Peak Performance Project Showcase #1: Jon Bryant, David Newberry and Good For Grapes

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For this small town girl heading out for a night in the big city, this show couldn’t have fulfilled my hopes any more.

Having seen each of the night’s headliners perform before, I was curious if the environment of the “competition” would impact their performances and what they would choose to highlight from their repertoires.

Jon Bryant took the stage first and immediately greeted the audience with his unique charm as he spoke to the crowd without a mic to set the tone for his personal performance and bring everyone closer. For anyone who has been to a Jon Bryant show, you will know that he is incredibly intimate and hands on with the audience; he has an ability to connect in a way I have seen few others do while on stage in the right setting. Opening in a venue like this is typically a tougher slot for a singer-songwriter as people are filing in and just getting warmed up for the night, but Jon kept his cool, held his own and even graciously invited his fellow Peak finalists to the stage to share in a rousing arms linked acoustic sing-a-long of Stan Rogers’ “Northwest Passage.” For a moment he made a downtown club feel like a living room and gave all of us a taste of what the Peak Performance Project Bootcamp may have been like (aside from the nightly pool parties and zipline extravaganzas). Undeniably, this east coast boy with a gentle heart is impossible not to adore.
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David Newberry is a treasure. After seeing him a little over a year ago perform more of an acoustic set, his albums have been playing steadily in my home ever since. With his latest EP “Desire Lines” garnering him increased national attention, it was a moving experience to watch him play with a full band and see his music come to life in such a remarkable way. His performance was exquisitely planned as he built on the audience’s growing energy with each song. Highlights were his original “Observer” that had the crowd glued to every note, and the finale performance of his recently re-recorded and released single “Slow” was the fitting pièce de résistance. Simply put, he had my heart in his hand the entire set (and entire night to be quite honest).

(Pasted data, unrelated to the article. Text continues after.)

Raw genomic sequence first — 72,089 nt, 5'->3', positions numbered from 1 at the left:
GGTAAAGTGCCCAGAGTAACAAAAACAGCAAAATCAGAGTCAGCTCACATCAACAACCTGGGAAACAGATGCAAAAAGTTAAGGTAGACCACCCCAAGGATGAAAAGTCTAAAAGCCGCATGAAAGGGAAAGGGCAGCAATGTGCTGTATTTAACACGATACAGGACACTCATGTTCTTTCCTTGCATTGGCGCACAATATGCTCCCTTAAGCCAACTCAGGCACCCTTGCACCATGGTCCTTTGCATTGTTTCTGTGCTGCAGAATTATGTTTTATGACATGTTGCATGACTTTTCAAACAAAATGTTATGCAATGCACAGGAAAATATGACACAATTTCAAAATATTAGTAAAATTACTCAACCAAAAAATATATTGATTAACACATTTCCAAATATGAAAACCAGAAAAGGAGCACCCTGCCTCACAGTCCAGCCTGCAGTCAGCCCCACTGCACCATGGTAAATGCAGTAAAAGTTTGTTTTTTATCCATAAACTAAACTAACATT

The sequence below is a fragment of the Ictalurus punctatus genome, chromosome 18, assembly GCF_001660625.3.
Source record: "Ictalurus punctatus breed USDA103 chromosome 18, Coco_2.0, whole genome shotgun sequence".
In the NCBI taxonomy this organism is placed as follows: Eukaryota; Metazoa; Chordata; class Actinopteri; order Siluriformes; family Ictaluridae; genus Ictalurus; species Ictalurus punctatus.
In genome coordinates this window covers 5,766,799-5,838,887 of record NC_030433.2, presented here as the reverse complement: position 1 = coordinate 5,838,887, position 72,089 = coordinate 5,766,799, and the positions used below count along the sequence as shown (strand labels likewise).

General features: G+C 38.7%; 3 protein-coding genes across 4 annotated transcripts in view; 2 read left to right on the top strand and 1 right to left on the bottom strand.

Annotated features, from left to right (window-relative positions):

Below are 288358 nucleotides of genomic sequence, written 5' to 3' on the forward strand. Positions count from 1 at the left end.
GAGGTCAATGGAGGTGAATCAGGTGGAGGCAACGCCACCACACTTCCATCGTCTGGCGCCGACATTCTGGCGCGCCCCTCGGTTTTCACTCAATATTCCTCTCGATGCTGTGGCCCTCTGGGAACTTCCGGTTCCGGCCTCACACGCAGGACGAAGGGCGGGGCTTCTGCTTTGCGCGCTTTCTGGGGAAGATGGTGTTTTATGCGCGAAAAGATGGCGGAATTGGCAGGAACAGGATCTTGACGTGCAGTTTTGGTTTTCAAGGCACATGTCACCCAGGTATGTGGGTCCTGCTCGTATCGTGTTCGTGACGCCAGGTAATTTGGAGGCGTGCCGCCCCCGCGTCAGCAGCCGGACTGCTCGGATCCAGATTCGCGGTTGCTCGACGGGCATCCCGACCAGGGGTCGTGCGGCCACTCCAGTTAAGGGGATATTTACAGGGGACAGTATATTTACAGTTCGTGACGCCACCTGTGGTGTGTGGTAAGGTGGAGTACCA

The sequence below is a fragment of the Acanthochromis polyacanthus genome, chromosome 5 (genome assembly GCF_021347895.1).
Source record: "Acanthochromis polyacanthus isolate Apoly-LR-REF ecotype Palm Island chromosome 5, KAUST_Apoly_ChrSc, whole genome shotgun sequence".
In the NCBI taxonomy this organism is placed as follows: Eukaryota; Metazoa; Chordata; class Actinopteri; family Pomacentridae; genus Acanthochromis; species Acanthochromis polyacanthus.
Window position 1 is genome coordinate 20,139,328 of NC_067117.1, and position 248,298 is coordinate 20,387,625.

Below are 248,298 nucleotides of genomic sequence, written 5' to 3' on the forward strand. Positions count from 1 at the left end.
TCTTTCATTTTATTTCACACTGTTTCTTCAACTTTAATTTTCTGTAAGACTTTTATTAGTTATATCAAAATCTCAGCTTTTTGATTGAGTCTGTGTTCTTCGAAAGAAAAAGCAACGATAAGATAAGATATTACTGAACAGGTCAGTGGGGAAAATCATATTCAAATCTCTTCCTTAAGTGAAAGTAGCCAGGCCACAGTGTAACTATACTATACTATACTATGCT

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Good For Grapes. My goodness. This was the fourth time I’ve seen them in just over a year, and the first seeing them as their evolved incarnation which now includes drummer Will Watson and cellist Alex Hauka. The cello was a genius move for the band as it lends itself beautifully to their sound. Not only that, having the added touch of inviting multi-instrumentalist Greg McLeod to join them on stage for a few fiddle and trombone medleys was the candle on the cake (speaking of which, how fun was it that it was lead guitarist Graham Gomez’s birthday!). At the end of the day, the band blew the roof off the place with a performance that was executed to perfection. Their song line-up was just the right blend of old and new, as they dispersed crowd favourites they have mastered with some touching new songs (like “Time and Time Again” written by lead singer Daniel McBurnie for his sisters that stripped away much of their instrumental fanfare and featured their sometimes hidden beautiful harmonies) and an off-the-charts cover of “The Safety Dance” by Men Without Hats which was easily the best surprise of the night. I’m not going to lie, I will have an eternal soft spot for this band which goes back to the beginning of starting this site, but putting the personal back story aside, Good For Grapes never disappoints a live audience, and if the crowd’s reaction to their performance was any indication, forget the Horse, 2014 is the year of the Grape.

Jon Bryant, David Newberry and Good For Grapes performed at Fortune Soundclub on September 18, 2014.

This was the first of four showcases as part of BC’s 2014 Peak Performance Project.

To stay up to date visit where you will find links to these artists and the rest of this year’s top 12.

Photos courtesy of Creative Copper Images, Peak Performance Project BC and David Newberry’s facebook page (thanks David).

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